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A database management system is an indispensable tool for planners looking to eliminate traffic deaths in the city.
In the fight to prevent cars and other vehicles from hitting pedestrians on city streets, San Francisco has a “secret weapon.”
At least in the view of one analyst at the city’s transportation agency.
What is this indispensable tool? It’s a database management system that aggregates over 200 variables related to transportation and health issues, which are pulled from across city departments and other agencies. It has been an important part of Vision Zero SF, a policy the city and county of San Francisco adopted last year that aims to eliminate traffic deaths on area streets by 2024.
“It is a secret weapon, we cannot recommend it enough,” said Chava Kronenberg, a San Francisco Municipal Transportation Agency analyst, during a webinar session on Tuesday.
“Get all your information about all the things that influence whether a pedestrian is killed or not into a single place,” she said.
The Pedestrian and Bicycle Information Center hosted the webinar, which also featured presenters from Florida, and the Dallas-Fort Worth region of Texas, who spoke about pedestrian safety issues. Funded by the Federal Highway Administration, the center is housed at the University of North Carolina Highway Safety Research Center.
Known as TransBASE, San Francisco’s database management system includes spatially referenced variables, meaning that it’s possible to analyze data geographically across the city.
The San Francisco Department of Public Health’s Program on Health, Equity and Sustainability developed TransBASE. It includes not only data from the city’s police department about vehicle-pedestrian collisions, but also information such as the location of intersections controlled by traffic signals, posted speed limits on specific city streets, land-zoning designations and demographic figures from the U.S. Census Bureau.
Displaying a map that showed pedestrian collisions that occurred in San Francisco between 2006 and 2011, Kronenberg acknowledged that interpreting so much information, and figuring out a way to use it to guide decisions, can be challenging.
The city’s public health department and transportation planners, she said, had a recommendation: “Shrinking that data. Make it look like something we can attack.”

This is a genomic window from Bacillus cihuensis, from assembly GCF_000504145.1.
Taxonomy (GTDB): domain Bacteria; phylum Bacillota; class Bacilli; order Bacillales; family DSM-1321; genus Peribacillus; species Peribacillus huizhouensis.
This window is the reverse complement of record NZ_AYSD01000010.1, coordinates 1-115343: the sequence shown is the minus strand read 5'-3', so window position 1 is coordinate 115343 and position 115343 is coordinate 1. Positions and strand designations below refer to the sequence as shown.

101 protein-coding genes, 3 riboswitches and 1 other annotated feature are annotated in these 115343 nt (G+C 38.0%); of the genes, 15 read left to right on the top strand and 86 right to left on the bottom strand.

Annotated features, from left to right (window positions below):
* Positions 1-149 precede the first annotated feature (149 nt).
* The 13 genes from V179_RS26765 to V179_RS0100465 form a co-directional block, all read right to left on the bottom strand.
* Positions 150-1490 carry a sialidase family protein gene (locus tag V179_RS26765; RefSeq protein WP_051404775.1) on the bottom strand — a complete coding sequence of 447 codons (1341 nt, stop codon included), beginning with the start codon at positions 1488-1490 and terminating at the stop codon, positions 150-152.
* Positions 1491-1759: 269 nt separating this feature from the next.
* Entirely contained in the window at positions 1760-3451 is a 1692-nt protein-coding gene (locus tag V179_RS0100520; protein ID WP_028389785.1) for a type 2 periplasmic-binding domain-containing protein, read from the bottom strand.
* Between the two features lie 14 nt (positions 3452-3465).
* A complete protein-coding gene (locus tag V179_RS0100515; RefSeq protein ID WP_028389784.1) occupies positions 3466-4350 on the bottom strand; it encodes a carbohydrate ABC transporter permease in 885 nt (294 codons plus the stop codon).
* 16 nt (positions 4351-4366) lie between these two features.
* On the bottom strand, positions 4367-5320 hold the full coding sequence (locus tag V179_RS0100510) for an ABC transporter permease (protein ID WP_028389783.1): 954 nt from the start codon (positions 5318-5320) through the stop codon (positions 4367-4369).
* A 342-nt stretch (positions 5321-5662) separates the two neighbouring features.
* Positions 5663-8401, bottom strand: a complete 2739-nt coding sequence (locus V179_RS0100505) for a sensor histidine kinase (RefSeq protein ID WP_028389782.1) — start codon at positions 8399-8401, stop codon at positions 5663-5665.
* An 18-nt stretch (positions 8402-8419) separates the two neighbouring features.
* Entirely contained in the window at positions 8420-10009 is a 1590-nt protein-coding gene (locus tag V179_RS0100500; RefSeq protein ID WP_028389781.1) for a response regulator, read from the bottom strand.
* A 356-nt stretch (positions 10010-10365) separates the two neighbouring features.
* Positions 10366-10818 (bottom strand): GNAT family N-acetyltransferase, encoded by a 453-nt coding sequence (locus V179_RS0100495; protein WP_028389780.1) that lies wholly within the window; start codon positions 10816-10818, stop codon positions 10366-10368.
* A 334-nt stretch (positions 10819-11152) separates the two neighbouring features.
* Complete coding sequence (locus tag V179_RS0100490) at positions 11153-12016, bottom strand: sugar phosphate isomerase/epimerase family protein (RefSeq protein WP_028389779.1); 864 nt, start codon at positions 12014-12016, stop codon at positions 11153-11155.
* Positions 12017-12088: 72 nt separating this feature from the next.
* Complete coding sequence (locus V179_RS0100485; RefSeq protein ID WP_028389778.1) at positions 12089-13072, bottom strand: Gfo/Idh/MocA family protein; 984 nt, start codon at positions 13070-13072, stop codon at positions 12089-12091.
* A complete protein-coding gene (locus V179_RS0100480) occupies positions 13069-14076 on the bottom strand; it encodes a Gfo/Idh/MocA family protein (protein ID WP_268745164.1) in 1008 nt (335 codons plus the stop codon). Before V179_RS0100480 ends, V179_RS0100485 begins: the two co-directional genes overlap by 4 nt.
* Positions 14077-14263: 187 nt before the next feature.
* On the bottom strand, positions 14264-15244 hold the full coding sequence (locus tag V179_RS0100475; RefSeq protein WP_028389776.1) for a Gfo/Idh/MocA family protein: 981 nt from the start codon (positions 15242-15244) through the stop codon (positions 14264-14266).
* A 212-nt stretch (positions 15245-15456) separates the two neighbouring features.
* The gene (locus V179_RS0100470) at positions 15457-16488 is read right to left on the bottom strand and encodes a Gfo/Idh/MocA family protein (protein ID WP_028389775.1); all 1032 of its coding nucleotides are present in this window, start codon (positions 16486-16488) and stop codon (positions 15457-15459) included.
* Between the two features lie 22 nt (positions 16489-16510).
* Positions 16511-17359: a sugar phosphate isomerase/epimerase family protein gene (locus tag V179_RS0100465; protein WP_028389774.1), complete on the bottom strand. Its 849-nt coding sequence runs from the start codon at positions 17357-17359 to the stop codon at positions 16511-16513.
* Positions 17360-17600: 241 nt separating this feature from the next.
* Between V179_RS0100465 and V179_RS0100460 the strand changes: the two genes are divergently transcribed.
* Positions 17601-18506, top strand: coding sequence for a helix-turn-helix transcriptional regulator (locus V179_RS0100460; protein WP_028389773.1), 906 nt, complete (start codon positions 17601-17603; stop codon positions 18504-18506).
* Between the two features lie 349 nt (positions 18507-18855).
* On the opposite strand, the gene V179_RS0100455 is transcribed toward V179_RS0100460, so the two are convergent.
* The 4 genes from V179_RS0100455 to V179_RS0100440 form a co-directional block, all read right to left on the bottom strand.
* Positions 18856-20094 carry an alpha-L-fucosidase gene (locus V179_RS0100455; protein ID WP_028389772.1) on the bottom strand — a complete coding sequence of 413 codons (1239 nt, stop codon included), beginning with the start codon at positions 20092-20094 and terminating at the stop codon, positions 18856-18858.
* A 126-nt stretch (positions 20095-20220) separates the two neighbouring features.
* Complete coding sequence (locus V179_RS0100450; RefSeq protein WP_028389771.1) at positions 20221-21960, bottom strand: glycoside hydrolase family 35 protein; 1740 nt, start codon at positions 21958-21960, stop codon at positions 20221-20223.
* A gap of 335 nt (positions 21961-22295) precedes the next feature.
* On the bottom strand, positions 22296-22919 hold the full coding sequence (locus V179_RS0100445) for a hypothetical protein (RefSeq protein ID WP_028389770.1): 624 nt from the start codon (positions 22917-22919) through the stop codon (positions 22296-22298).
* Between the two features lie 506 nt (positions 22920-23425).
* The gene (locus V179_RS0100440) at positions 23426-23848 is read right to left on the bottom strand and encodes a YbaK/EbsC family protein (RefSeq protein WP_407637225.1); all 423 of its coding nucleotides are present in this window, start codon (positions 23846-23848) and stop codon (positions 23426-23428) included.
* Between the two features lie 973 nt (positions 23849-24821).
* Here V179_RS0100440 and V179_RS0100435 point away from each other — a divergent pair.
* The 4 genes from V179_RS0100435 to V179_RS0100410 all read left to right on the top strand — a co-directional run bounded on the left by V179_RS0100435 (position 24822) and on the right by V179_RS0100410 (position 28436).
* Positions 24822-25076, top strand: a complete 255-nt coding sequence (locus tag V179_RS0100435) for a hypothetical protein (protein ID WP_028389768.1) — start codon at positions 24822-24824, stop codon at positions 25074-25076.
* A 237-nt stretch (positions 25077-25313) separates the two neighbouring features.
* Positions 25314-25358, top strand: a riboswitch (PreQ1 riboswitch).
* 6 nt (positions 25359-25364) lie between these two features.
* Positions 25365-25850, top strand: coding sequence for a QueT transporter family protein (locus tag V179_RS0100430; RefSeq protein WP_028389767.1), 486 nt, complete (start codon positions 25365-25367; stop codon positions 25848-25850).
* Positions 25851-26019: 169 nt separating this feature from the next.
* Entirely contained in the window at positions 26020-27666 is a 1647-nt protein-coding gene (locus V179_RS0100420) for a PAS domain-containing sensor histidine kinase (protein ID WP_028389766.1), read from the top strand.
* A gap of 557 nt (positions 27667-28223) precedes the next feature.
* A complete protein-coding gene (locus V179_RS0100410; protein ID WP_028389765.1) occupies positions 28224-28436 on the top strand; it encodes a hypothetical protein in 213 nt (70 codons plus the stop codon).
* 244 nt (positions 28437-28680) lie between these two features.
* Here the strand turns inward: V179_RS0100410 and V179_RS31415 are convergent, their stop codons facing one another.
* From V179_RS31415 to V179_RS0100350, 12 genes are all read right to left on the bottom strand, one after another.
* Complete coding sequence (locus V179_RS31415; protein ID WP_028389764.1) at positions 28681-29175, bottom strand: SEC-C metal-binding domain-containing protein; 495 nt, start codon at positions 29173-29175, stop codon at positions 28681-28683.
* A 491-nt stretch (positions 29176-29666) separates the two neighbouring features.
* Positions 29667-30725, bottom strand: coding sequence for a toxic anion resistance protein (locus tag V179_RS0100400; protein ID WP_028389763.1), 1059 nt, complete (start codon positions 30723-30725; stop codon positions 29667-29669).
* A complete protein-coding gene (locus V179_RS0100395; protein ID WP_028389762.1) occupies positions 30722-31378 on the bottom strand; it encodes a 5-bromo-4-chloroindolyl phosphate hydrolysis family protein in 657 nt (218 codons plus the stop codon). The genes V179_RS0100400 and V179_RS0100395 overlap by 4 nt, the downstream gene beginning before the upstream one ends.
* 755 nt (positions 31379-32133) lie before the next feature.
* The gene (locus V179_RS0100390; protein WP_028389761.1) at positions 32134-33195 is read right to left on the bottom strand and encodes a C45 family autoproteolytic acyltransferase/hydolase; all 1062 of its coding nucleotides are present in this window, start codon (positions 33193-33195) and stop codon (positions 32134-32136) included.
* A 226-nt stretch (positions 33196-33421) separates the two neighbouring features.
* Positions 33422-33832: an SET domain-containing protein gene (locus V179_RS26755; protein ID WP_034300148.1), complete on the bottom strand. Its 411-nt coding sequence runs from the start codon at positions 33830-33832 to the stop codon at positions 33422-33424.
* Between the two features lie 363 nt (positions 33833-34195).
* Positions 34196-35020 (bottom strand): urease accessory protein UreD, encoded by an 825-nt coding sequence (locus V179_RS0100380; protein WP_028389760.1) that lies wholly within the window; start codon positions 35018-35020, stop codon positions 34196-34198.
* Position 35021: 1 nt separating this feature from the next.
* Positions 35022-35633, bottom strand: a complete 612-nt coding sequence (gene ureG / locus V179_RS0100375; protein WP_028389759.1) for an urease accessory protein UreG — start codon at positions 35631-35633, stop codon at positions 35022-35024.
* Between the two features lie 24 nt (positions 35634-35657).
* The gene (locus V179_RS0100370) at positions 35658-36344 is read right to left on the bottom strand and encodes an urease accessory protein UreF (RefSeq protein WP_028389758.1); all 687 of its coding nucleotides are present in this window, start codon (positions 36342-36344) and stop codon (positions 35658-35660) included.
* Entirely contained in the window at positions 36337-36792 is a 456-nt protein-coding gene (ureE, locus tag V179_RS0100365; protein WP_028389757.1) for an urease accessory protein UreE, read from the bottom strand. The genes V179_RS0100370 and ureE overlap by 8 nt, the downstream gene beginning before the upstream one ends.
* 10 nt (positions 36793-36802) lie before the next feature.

So the city zeroed in on a number of high-injury corridors, which amounted to 6 percent of San Francisco’s street miles, but accounted for 60 percent of pedestrian injuries and fatalities.
“If we look at every street in the city, we would never achieve our goal, but if we only look at 6 percent, we know we can at least address 60 percent of our injuries and fatalities,” Kronenberg said. “From a fiscally constrained environment, that’s a reality. We need to focus our efforts.”
The next step involved planners and engineers coming up with specific recommendations for improving safety in the high-injury corridors in a cost-effective way.
Using TransBASE they looked for patterns in traffic collisions. For instance, crashes that resulted from left turns at intersections with traffic signals. Heat maps showed where within the high-injury corridors certain types of incidents were most prevalent.
Armed with this information, city staffers considered “countermeasures” to address these types of specific problems in the areas where they were occurring. For the left-turn scenario these might include left-turn prohibitions or, perhaps, slowing traffic speeds.
Going forward, the city will be looking to “ground truth” the effectiveness of the countermeasures. “This isn’t just a planning exercise in a vacuum,” Kronenberg said.
In addition to highlighting the key part data has had so far in Vision Zero SF, Kronenberg also noted the important role played by a chorus of transportation advocacy and community groups.
“This sort of vocal participation,” she said, “has brought a lot of attention.”
Early in her presentation on Tuesday, she also mentioned that one of the people who died last year in a traffic incident was a colleague at City Hall.
“These deaths are real, they’re people, and they’re our friends, and they’re our neighbors and they’re our brothers and our sisters,” Kronenberg said. “We’re here to end these fatalities.”